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Literature Study GuidesAnna KareninaPart 4 Chapters 21 23 Summary

Anna Karenina | Study Guide

Leo Tolstoy

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Anna Karenina | Part 4, Chapters 21–23 | Summary



In Chapter 21 Betsy meets Stiva on her way out after visiting Anna, who tells him Karenin is killing Anna. She says "he must either take her away, act energetically, or give her a divorce." When Stiva comes in, Anna tells him she hates her husband "for his virtues." Stiva recommends that his sister get a divorce. He then goes into Karenin's office in Chapter 22 to discuss this possibility. Stiva uses every bit of wiliness and insincerity he can muster to propose that Karenin confess to a fictitious adultery so that Anna will be able to remarry. But Karenin's religious feelings make lying about himself repulsive, and having his wife "exposed and disgraced" is equally repugnant. Nonetheless, he tells Stiva, "I'll take the disgrace upon myself, I'll even give up my son, but ... isn't it better to let things be?" Stiva is proud of his victory, even thinking about how he will brag about it later to his wife and close friends.

Vronsky feels terrible regret about losing Anna's love, so in Chapter 23 he accepts an assignment in Tashkent, finagled by his friend Serpukhovskoy. When he learns Karenin has agreed to a divorce, he rushes over to see Anna. She tells him she cannot accept her husband's generosity, but is worried about losing Seryozha. In his old life, Vronsky would never turn down a plum assignment, but now he resigns his commission. A month later, Anna and Vronsky leave to go abroad with little Annie, and Karenin is left with Seryozha.


Betsy represents high society and what people think about the situation between Karenin and his wife. They want him to do something—challenge Vronsky to a duel, forcibly remove Anna from Petersburg and away from her lover, call her an adulterer, and divorce her. The fact that he is not acting according to social expectations puts him in a bad light. It would have been best, from society's point of view, if Anna and Vronsky had continued to carry on their affair in secret, but once it has been brought to light, it demands a resolution. Anna also needs a resolution—one that would allow her to be with Vronsky.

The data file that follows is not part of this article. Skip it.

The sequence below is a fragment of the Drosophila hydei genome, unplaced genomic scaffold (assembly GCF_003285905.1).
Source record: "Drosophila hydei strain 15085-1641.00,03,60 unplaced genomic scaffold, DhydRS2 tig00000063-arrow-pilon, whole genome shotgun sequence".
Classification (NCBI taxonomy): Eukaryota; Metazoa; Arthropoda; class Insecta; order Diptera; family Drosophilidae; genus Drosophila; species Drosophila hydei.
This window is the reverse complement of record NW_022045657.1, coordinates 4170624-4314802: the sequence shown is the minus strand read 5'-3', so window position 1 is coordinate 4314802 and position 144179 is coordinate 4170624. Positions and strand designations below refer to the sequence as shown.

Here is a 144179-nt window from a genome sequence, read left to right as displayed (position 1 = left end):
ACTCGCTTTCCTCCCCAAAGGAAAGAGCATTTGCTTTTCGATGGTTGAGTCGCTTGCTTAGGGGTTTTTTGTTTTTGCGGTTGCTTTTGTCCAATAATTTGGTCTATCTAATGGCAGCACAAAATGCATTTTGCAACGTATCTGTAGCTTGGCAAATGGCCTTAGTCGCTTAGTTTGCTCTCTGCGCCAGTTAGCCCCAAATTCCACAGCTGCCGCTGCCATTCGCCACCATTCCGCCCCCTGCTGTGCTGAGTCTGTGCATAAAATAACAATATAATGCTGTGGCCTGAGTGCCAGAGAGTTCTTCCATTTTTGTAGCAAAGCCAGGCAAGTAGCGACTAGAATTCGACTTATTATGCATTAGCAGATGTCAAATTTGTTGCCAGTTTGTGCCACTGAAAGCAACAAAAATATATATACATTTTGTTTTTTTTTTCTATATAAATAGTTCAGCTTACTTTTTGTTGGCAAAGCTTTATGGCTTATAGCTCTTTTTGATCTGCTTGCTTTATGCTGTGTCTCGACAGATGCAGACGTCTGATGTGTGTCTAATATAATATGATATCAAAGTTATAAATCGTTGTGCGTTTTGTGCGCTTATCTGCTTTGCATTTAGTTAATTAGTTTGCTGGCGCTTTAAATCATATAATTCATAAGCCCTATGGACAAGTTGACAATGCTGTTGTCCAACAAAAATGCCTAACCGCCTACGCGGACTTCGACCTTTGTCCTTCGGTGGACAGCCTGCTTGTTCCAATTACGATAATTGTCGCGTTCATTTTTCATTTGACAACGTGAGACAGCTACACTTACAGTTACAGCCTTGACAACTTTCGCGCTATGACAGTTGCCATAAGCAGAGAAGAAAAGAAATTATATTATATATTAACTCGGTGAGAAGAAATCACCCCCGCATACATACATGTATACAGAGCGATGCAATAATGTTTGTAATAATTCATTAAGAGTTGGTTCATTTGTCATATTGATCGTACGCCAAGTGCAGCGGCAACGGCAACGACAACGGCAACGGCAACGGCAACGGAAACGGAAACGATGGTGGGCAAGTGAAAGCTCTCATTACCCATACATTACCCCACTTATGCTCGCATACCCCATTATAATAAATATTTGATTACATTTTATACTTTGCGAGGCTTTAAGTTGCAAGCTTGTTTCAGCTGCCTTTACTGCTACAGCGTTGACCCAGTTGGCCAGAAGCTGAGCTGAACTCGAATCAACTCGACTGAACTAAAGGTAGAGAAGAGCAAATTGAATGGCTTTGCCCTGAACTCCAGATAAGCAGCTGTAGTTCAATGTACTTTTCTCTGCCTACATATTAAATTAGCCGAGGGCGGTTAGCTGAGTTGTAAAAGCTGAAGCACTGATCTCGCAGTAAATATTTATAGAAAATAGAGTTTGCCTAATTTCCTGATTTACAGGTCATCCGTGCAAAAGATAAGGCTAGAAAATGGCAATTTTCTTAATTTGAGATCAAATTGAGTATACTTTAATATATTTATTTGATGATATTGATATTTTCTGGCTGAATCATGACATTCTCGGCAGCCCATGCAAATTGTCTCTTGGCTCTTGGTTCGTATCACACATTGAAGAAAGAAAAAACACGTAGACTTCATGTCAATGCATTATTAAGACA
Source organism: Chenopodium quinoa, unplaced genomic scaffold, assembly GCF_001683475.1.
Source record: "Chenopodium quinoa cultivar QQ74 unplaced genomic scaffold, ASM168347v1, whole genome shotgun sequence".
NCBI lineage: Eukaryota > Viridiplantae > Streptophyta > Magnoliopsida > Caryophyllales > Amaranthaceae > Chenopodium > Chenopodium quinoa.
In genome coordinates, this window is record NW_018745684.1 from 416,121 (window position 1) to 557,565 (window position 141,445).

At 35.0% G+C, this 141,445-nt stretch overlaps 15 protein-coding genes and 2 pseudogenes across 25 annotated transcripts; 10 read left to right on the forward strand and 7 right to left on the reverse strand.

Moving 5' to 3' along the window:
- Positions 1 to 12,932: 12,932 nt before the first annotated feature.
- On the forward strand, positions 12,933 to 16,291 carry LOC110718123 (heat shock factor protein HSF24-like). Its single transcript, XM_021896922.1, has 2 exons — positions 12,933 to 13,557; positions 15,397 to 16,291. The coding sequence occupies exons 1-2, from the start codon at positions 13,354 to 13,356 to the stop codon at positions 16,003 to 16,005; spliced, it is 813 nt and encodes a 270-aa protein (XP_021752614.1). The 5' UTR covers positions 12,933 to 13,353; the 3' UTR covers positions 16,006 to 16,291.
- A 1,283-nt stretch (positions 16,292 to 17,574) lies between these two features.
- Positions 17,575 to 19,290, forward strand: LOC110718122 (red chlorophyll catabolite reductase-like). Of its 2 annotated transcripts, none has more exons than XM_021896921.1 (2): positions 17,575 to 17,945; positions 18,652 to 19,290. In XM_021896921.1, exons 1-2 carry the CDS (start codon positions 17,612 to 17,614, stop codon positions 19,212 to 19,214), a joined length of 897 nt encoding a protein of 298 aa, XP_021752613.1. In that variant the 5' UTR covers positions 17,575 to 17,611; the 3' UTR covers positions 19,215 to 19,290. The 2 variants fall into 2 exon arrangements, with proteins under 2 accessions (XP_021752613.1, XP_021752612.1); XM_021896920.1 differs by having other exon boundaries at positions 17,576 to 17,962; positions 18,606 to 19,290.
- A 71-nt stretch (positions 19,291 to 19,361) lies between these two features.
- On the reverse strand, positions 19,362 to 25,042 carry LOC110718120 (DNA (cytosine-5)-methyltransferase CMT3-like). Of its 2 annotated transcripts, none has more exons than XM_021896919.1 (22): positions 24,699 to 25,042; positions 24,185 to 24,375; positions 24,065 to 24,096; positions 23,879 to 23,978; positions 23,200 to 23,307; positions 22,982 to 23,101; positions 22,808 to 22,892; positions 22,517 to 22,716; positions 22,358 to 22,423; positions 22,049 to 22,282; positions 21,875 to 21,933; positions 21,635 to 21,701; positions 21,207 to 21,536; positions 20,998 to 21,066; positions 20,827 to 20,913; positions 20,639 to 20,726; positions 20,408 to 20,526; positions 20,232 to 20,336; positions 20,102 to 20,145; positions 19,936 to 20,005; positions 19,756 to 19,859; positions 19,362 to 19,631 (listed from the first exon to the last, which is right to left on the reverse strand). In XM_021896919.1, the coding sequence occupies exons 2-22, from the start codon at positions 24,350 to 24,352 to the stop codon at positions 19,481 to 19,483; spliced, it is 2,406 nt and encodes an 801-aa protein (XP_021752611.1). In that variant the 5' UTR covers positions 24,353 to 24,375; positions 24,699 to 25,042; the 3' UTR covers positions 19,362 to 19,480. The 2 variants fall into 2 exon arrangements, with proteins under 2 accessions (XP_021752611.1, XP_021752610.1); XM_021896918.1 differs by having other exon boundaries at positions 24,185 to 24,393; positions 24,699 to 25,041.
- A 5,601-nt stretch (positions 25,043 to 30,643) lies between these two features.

If Karenin takes on the burden of adultery, then Anna will be granted custody of Seryozha and be allowed to remarry, but Karenin will not be able to remarry. If Anna is named as the adulterer and witnesses are procured for the necessary divorce, Anna loses custody of her child and can never be legally united with Vronsky—thus remaining a mistress for the rest of her life, assuming that Vronsky does not grow tired of her. Stiva uses all of his cunning to convince Karenin to take on a burden that will hurt his career and reputation. He congratulates himself for pulling this off but, in fact, Karenin was already preparing to do whatever Anna might ask. Still, he believes it is wrong to divorce and that it will end up destroying Anna.

Anna decides she cannot accept Karenin's sacrifice—to pretend he has committed adultery. This is a turning point in the novel: perhaps she feels guilty because she has already put him through so much, or perhaps she is too proud to take his charity. Whatever the reason, she seals her fate as a pariah when she leaves with Annie to live as Vronsky's mistress. What was previously inconceivable for her—giving up Seryozha—has now become inevitable so that she can have her lover. Vronsky also does what was previously inconceivable to him—quitting the military. Meanwhile, Karenin is left alone—a sorry reward for all his trouble. Stiva's skill at reconciliation is certainly far inferior than his wife's.

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